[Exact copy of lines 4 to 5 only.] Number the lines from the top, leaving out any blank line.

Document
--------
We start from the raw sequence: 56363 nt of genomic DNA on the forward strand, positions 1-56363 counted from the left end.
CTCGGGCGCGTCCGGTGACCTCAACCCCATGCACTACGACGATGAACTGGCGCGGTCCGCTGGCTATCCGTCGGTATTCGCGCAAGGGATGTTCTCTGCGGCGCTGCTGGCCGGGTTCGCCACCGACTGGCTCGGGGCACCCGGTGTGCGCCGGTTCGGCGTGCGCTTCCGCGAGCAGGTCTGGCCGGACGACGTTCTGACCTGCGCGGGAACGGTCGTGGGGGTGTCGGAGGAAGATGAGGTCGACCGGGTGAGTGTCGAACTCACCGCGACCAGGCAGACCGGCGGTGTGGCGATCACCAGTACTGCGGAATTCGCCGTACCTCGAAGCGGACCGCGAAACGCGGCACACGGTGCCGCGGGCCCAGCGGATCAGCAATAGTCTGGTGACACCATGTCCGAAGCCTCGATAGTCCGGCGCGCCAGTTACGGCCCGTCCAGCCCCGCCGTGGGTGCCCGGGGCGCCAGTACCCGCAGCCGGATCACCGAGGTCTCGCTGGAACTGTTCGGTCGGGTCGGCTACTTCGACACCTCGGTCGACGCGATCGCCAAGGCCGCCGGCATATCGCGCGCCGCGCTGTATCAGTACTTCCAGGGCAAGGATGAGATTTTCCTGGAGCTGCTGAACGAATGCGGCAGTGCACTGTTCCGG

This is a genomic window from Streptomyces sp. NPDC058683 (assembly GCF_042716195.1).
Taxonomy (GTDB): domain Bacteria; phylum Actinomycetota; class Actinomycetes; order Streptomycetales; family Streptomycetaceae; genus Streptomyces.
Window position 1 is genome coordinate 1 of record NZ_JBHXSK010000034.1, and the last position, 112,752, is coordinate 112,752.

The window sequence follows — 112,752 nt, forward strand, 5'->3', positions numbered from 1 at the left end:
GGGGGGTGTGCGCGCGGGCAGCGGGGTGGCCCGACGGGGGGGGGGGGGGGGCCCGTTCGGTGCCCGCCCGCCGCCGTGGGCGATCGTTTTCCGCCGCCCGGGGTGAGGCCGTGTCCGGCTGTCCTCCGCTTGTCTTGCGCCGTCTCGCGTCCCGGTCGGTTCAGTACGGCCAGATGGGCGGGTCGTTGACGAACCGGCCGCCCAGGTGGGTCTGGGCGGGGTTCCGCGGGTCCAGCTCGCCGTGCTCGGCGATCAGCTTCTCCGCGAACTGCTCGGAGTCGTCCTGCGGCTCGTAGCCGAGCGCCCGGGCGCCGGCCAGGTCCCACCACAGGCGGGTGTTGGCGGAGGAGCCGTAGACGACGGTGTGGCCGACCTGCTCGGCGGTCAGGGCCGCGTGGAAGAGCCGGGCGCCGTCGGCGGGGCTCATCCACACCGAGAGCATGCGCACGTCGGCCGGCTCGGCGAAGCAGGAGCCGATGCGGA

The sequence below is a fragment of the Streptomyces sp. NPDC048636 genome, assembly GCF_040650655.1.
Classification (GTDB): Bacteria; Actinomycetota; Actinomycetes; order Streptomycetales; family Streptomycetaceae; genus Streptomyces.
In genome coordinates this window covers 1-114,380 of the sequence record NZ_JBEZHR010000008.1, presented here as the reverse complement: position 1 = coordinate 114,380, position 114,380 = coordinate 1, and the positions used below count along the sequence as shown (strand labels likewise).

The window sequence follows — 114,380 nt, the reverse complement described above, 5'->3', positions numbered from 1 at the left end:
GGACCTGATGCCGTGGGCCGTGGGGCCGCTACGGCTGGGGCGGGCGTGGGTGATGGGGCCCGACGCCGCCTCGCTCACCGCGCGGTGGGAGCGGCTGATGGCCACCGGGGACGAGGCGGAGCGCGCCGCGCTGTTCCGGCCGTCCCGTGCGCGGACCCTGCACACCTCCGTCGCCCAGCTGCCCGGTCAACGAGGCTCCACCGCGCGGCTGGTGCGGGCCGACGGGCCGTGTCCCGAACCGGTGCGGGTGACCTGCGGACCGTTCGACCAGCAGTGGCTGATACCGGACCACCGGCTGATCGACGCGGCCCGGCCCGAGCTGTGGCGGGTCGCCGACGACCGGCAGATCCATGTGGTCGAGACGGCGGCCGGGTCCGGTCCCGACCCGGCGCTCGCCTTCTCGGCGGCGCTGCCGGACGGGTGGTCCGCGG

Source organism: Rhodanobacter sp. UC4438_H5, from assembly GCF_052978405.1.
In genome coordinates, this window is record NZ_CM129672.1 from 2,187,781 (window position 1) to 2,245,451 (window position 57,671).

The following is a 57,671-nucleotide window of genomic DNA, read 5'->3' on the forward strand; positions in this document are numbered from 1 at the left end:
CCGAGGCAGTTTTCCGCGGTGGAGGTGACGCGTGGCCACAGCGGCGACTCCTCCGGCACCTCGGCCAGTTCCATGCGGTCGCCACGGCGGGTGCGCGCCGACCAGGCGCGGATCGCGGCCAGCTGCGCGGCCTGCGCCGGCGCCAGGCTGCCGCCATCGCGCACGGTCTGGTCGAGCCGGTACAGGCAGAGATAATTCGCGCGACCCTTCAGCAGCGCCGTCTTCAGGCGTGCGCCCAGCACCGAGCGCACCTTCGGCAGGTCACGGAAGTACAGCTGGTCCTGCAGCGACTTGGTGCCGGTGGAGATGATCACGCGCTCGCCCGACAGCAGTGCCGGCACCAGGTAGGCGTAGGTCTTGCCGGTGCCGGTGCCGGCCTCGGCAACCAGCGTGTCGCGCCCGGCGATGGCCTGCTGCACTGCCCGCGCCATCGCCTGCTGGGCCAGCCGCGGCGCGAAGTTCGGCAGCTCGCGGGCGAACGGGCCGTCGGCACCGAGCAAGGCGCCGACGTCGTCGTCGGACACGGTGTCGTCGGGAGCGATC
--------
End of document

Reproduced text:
Taxonomy (GTDB): domain Bacteria; phylum Actinomycetota; class Actinomycetes; order Streptomycetales; family Streptomycetaceae; genus Streptomyces.
Window position 1 is genome coordinate 1 of record NZ_JBHXSK010000034.1, and the last position, 112,752, is coordinate 112,752.